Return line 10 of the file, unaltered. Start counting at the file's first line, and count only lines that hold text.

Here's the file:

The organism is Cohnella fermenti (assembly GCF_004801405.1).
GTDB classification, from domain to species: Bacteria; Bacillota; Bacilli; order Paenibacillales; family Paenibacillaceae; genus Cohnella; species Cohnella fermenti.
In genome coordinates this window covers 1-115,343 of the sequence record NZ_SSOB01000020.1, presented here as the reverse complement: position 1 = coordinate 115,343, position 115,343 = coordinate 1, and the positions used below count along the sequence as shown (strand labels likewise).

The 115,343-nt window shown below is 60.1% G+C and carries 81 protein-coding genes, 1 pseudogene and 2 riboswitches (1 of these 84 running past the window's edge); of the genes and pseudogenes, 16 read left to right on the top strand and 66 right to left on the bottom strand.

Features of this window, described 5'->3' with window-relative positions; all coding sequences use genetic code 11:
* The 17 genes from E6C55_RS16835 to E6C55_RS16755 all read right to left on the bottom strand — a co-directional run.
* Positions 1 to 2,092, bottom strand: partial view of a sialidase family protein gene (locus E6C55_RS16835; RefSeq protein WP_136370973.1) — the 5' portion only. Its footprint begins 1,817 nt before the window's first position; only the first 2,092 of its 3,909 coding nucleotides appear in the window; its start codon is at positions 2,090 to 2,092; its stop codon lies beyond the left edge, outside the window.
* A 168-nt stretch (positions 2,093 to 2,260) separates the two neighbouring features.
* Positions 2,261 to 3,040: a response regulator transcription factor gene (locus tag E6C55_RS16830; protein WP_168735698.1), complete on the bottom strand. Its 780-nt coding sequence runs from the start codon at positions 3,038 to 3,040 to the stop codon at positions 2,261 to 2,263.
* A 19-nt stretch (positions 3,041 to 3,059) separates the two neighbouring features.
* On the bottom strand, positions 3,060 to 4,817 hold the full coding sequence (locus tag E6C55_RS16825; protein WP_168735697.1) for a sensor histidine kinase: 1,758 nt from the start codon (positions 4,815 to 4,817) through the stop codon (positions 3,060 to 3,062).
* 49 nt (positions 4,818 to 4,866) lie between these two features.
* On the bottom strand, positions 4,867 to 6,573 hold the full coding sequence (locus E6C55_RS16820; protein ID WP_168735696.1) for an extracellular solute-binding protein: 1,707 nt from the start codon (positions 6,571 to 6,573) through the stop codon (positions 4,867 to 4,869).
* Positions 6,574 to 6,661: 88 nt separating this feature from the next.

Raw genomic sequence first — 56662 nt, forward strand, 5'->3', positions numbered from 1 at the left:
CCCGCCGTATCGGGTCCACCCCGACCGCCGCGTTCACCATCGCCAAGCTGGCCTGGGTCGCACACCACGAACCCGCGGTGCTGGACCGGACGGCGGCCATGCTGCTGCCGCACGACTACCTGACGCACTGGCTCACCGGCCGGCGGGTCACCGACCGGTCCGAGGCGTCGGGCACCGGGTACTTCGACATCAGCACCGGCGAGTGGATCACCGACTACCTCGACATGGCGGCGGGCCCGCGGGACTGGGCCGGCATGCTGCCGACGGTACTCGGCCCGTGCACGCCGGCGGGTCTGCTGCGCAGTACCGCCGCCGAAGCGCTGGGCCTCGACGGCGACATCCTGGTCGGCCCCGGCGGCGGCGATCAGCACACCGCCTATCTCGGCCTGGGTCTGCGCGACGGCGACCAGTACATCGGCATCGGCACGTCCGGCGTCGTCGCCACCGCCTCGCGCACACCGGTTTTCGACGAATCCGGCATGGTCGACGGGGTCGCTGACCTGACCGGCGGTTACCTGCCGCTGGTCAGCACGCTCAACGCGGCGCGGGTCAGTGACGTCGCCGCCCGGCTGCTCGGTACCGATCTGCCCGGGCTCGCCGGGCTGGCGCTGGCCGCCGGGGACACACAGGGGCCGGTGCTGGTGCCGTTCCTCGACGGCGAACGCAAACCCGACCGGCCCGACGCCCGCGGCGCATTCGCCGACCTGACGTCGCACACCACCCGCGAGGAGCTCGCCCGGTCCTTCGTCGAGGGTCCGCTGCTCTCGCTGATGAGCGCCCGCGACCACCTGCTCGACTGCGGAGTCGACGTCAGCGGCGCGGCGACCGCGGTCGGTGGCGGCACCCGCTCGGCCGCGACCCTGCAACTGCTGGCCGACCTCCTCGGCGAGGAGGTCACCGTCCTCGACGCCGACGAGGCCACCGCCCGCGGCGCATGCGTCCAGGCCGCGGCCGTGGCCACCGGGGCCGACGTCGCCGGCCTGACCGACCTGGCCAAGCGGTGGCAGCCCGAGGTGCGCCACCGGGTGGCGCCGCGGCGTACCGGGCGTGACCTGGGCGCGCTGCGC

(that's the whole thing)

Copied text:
* A 19-nt stretch (positions 3,041 to 3,059) separates the two neighbouring features.